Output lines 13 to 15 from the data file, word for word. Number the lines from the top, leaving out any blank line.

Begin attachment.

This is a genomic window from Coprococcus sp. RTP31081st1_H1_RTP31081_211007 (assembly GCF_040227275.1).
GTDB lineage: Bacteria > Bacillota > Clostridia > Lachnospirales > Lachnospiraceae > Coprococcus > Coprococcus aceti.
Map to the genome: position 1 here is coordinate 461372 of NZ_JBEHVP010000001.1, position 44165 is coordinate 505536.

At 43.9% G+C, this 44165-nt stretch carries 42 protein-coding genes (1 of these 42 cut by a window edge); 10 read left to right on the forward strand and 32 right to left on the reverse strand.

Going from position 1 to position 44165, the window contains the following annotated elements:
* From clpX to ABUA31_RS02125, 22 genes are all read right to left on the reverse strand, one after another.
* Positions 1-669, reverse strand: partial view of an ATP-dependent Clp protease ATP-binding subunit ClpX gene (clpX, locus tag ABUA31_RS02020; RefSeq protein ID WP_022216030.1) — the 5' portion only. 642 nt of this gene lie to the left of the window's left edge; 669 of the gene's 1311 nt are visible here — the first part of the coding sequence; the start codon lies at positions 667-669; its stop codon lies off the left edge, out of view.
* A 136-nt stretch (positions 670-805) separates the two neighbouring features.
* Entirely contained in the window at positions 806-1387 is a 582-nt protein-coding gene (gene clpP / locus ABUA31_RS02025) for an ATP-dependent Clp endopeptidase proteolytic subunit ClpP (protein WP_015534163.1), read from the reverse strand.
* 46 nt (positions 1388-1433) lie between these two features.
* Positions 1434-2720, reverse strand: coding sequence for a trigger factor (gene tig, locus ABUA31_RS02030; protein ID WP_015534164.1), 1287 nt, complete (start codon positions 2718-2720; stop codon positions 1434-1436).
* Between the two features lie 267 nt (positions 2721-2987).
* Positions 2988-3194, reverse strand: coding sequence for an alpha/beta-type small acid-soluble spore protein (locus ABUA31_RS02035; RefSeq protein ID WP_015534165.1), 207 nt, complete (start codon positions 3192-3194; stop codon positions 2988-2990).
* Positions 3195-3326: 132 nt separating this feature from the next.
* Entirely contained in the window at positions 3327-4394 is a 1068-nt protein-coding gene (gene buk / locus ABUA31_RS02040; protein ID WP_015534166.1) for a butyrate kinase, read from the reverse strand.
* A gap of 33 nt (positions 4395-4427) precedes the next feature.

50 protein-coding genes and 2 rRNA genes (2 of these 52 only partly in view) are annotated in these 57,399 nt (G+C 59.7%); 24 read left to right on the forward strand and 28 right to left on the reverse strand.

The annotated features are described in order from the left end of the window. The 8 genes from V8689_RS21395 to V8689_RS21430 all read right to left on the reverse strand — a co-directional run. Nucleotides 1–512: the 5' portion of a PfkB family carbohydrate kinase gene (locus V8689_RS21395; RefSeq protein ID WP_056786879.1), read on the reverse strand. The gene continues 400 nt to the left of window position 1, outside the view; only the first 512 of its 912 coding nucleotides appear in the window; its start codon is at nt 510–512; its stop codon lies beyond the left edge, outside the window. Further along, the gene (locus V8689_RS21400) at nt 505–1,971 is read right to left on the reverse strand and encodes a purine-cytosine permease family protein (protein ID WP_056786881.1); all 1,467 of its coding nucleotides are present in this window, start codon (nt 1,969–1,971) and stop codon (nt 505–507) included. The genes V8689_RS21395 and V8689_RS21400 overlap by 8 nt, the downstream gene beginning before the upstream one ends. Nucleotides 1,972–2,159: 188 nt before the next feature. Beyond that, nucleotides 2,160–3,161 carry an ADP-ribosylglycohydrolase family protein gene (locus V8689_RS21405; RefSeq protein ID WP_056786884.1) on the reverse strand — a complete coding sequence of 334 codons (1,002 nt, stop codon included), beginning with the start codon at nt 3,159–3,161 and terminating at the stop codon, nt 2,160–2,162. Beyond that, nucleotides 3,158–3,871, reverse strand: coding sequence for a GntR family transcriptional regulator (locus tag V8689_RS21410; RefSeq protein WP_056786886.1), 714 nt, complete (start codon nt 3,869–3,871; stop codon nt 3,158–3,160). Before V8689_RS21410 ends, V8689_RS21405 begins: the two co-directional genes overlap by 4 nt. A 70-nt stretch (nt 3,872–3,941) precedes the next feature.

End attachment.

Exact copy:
* Positions 2988-3194, reverse strand: coding sequence for an alpha/beta-type small acid-soluble spore protein (locus ABUA31_RS02035; RefSeq protein ID WP_015534165.1), 207 nt, complete (start codon positions 3192-3194; stop codon positions 2988-2990).
* Positions 3195-3326: 132 nt separating this feature from the next.
* Entirely contained in the window at positions 3327-4394 is a 1068-nt protein-coding gene (gene buk / locus ABUA31_RS02040; protein ID WP_015534166.1) for a butyrate kinase, read from the reverse strand.